Tetralogy of Fallot (TOF)


This heart problem is present at birth. It's a combination of four heart defects that change the way blood flows through the heart and to the lungs. As a result, blood can't get all the oxygen it needs to supply the body's cells.

The Four Defects

The first of four problems is a ventricular septal defect. We call it a "VSD." It's a hole in the wall that divides the heart's two lower chambers (the ventricles). The second is called "pulmonary stenosis." It's a narrowing of the valve and the vessel that carries blood from the right ventricle to the lungs. The third is called "right ventricular hypertrophy." That's a thickening of the muscle of the right ventricle. The fourth defect is called an "overriding aorta." With this, the aorta (the main vessel that carries blood from the heart to the body) is slightly out of place.

Causes and Risk Factors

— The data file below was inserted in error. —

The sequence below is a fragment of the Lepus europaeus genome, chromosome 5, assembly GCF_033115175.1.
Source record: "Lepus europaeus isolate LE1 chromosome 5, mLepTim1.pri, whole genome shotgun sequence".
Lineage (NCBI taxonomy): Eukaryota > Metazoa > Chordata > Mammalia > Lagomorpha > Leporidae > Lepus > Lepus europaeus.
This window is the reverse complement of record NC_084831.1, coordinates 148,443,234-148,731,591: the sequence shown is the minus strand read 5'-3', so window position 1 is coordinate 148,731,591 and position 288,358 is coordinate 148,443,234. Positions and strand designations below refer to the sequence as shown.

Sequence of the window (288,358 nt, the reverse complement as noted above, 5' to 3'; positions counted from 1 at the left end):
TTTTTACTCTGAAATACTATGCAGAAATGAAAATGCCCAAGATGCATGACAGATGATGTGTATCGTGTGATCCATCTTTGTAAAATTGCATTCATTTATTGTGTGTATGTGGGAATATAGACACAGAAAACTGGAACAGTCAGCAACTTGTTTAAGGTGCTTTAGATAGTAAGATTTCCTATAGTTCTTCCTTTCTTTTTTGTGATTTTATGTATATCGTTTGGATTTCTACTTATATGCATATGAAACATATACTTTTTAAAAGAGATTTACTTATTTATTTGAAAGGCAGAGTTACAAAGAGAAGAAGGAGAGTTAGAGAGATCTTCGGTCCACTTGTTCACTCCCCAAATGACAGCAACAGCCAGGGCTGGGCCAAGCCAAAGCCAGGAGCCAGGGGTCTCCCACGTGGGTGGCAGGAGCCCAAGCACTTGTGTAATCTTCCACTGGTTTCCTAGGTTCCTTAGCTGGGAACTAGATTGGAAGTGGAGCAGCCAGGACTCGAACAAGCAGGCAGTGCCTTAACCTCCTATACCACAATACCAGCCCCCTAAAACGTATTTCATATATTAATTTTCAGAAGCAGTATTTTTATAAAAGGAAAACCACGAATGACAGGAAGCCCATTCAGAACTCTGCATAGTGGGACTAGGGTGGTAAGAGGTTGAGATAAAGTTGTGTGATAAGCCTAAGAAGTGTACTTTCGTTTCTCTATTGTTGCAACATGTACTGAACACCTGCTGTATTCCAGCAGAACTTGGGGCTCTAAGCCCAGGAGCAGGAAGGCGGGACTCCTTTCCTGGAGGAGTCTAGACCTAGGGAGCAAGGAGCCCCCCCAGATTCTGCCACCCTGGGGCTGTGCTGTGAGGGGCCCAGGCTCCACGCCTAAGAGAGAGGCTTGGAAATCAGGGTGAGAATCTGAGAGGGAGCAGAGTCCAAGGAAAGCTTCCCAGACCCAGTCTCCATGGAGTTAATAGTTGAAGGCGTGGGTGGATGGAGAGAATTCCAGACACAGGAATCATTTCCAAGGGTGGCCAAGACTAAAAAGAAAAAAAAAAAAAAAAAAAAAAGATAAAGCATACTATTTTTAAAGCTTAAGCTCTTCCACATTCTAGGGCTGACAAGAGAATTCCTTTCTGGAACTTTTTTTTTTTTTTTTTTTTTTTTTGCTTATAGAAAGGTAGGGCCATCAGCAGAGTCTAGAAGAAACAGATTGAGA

We don't know why this condition develops. Genes may play a role. It may be linked to certain viruses that can affect a baby who is still in the womb. Expectant mothers who are older than 40, who have diabetes, who drink alcohol or don't eat a proper diet while pregnant have a higher risk for having a baby with this condition.


A baby with TOF has a low level of oxygen in the blood. This causes the skin, lips and fingernails to have a bluish tint. The baby may tire easily when it feeds, and may have a heart murmur.


Tetralogy of Fallot is treated with surgery. The repair can be done soon after birth, or your doctor may recommend waiting until the baby is stronger. If it's done later, a temporary surgery can be performed to improve oxygen levels in the blood. Medications may help, too. Your healthcare provider can create a plan that's right for you.